The name of the continent of Asia was derived from a word in Ancient Greek and was used in Herodutus' Histories in 440 B.C. It is speculated that the name was in use long before its first appearance in text, but may have initially referred to only a small area of land on the eastern end of the Aegean Sea in an area referred to as Assuwa by the Hittites.
The origin of the name Asia may have roots that lie further back in history with possible derivations which are Aegean, Akkadian or Phoenician in nature. The Aegean word "Asis" was first used to refer to the eastern shore of the Aegean Sea. A potential Akkadian root is in the word "asu" which may mean "light" or "rising", which is thought to refer to the sunrise which rises from the east. The Phoenician word "asu," meaning "east," is another possible root for the Greek usage of Asia. When combined, the two meanings of "Asu" would mean that Asia refers to "the land of the sunrise."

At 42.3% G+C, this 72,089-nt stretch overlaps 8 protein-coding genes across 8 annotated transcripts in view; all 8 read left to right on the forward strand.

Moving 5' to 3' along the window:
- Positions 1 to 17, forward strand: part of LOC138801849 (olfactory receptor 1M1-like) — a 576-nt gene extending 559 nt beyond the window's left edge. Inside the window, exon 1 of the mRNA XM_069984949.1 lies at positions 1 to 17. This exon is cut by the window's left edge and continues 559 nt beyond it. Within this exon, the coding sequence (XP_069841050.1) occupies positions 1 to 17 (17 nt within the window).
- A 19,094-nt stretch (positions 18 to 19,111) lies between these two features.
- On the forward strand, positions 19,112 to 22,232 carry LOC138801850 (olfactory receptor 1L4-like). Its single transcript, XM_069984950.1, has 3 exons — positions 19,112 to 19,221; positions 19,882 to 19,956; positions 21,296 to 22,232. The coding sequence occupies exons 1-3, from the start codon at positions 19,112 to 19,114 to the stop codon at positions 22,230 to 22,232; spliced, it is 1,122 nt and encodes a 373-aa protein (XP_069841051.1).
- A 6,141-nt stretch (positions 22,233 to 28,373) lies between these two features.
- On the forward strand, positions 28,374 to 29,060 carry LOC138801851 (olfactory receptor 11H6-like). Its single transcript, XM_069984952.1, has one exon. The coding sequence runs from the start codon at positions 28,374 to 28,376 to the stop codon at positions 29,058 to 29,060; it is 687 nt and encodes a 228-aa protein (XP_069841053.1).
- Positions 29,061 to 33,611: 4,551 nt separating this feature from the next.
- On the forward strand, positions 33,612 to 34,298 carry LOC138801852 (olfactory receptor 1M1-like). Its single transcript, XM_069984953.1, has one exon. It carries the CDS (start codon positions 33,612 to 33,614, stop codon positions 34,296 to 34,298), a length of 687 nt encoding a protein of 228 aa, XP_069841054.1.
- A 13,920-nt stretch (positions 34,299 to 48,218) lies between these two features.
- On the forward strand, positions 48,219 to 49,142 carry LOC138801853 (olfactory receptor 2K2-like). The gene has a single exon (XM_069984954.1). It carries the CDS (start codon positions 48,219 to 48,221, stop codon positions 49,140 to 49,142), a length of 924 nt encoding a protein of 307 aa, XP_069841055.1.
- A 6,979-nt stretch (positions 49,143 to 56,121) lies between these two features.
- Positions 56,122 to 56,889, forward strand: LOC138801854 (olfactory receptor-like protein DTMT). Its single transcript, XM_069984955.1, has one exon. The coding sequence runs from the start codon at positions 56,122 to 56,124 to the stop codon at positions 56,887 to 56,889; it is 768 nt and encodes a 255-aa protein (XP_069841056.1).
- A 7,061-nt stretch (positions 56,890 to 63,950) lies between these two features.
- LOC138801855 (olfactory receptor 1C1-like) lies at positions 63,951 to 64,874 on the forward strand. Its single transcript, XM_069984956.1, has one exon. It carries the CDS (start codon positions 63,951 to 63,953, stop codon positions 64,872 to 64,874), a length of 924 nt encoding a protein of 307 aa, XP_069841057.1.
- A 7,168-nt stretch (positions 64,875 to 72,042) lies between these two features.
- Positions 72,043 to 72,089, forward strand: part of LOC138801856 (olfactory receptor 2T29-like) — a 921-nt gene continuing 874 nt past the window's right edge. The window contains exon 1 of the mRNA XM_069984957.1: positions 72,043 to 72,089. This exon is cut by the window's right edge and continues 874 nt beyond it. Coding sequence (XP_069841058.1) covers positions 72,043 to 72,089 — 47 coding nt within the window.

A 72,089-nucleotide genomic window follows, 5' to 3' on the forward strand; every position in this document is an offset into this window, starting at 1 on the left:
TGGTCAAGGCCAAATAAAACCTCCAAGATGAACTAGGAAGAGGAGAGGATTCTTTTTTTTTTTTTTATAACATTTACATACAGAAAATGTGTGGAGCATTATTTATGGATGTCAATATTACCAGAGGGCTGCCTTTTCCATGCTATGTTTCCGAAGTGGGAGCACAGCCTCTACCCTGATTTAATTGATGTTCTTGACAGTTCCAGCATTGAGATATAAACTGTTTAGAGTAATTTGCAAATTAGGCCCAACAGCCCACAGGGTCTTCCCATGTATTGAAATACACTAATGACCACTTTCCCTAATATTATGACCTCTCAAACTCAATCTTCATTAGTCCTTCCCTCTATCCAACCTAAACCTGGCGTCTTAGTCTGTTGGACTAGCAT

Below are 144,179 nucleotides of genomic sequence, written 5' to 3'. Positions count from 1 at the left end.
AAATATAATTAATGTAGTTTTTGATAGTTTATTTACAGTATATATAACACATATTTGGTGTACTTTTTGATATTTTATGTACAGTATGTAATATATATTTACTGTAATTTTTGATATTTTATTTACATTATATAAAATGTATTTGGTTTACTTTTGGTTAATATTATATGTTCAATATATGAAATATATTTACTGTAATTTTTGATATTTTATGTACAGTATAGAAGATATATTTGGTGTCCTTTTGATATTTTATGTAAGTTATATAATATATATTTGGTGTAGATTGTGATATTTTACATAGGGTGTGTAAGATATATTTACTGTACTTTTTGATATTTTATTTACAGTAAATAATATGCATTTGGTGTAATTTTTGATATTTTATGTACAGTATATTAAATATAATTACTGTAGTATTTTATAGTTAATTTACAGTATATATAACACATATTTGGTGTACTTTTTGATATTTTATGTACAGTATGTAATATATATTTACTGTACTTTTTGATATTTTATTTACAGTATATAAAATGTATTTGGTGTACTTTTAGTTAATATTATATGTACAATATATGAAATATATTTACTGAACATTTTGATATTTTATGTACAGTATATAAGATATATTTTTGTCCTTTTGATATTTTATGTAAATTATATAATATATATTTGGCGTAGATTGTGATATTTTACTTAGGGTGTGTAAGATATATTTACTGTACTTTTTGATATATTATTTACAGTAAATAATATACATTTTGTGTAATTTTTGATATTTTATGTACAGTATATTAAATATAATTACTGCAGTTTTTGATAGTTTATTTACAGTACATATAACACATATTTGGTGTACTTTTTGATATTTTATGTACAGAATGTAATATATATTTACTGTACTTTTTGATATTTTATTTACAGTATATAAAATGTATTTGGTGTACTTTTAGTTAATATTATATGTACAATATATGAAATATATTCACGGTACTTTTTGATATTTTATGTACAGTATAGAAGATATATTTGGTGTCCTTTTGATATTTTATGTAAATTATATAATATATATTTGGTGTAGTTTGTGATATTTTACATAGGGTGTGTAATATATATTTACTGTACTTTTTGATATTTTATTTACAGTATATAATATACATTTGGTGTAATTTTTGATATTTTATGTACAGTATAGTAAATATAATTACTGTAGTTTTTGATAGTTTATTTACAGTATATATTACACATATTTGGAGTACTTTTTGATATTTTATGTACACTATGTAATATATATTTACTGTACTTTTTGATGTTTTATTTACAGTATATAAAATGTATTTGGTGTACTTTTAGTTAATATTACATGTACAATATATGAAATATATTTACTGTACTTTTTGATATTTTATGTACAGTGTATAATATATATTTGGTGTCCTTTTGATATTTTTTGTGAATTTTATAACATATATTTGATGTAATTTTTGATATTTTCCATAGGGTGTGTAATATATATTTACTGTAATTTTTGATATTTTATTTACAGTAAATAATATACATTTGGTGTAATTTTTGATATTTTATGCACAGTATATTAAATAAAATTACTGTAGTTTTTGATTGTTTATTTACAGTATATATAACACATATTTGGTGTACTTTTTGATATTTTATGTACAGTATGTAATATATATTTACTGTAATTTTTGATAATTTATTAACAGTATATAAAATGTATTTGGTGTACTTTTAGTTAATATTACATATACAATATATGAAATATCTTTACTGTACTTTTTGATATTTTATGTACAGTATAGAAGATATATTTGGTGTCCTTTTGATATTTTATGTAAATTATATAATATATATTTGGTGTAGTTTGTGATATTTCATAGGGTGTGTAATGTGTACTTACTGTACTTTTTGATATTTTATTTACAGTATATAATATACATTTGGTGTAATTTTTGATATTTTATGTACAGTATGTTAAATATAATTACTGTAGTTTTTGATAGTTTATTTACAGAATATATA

The Romans also adopted the usage of "Asia" and further divided the continent into two provinces, "Asia Minor" and "Asia Major." Asia shares its name with a female deity in Greek legend.